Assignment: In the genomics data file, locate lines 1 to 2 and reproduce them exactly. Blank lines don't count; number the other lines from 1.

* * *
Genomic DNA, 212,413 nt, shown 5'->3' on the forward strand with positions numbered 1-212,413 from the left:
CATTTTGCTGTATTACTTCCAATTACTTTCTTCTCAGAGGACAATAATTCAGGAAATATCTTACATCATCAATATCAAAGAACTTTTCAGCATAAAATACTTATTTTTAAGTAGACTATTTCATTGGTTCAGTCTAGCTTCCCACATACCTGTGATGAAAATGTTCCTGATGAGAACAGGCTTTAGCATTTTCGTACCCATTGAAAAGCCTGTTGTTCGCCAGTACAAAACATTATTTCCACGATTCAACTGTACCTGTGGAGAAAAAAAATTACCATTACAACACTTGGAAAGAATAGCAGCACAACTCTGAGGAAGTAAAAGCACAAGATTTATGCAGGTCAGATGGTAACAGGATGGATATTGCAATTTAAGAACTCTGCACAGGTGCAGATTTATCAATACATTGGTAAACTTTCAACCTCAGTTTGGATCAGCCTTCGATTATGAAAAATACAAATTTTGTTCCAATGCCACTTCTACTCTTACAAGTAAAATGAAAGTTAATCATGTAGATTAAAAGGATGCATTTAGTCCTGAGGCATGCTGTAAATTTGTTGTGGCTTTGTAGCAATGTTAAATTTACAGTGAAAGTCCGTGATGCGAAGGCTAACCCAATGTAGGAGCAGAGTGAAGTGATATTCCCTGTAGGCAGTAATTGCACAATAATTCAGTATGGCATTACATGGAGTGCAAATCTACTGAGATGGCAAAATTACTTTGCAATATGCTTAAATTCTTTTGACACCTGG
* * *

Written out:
Genomic DNA, 212,413 nt, shown 5'->3' on the forward strand with positions numbered 1-212,413 from the left:
CATTTTGCTGTATTACTTCCAATTACTTTCTTCTCAGAGGACAATAATTCAGGAAATATCTTACATCATCAATATCAAAGAACTTTTCAGCATAAAATACTTATTTTTAAGTAGACTATTTCATTGGTTCAGTCTAGCTTCCCACATACCTGTGATGAAAATGTTCCTGATGAGAACAGGCTTTAGCATTTTCGTACCCATTGAAAAGCCTGTTGTTCGCCAGTACAAAACATTATTTCCACGATTCAACTGTACCTGTGGAGAAAAAAAATTACCATTACAACACTTGGAAAGAATAGCAGCACAACTCTGAGGAAGTAAAAGCACAAGATTTATGCAGGTCAGATGGTAACAGGATGGATATTGCAATTTAAGAACTCTGCACAGGTGCAGATTTATCAATACATTGGTAAACTTTCAACCTCAGTTTGGATCAGCCTTCGATTATGAAAAATACAAATTTTGTTCCAATGCCACTTCTACTCTTACAAGTAAAATGAAAGTTAATCATGTAGATTAAAAGGATGCATTTAGTCCTGAGGCATGCTGTAAATTTGTTGTGGCTTTGTAGCAATGTTAAATTTACAGTGAAAGTCCGTGATGCGAAGGCTAACCCAATGTAGGAGCAGAGTGAAGTGATATTCCCTGTAGGCAGTAATTGCACAATAATTCAGTATGGCATTACATGGAGTGCAAATCTACTGAGATGGCAAAATTACTTTGCAATATGCTTAAATTCTTTTGACACCTGG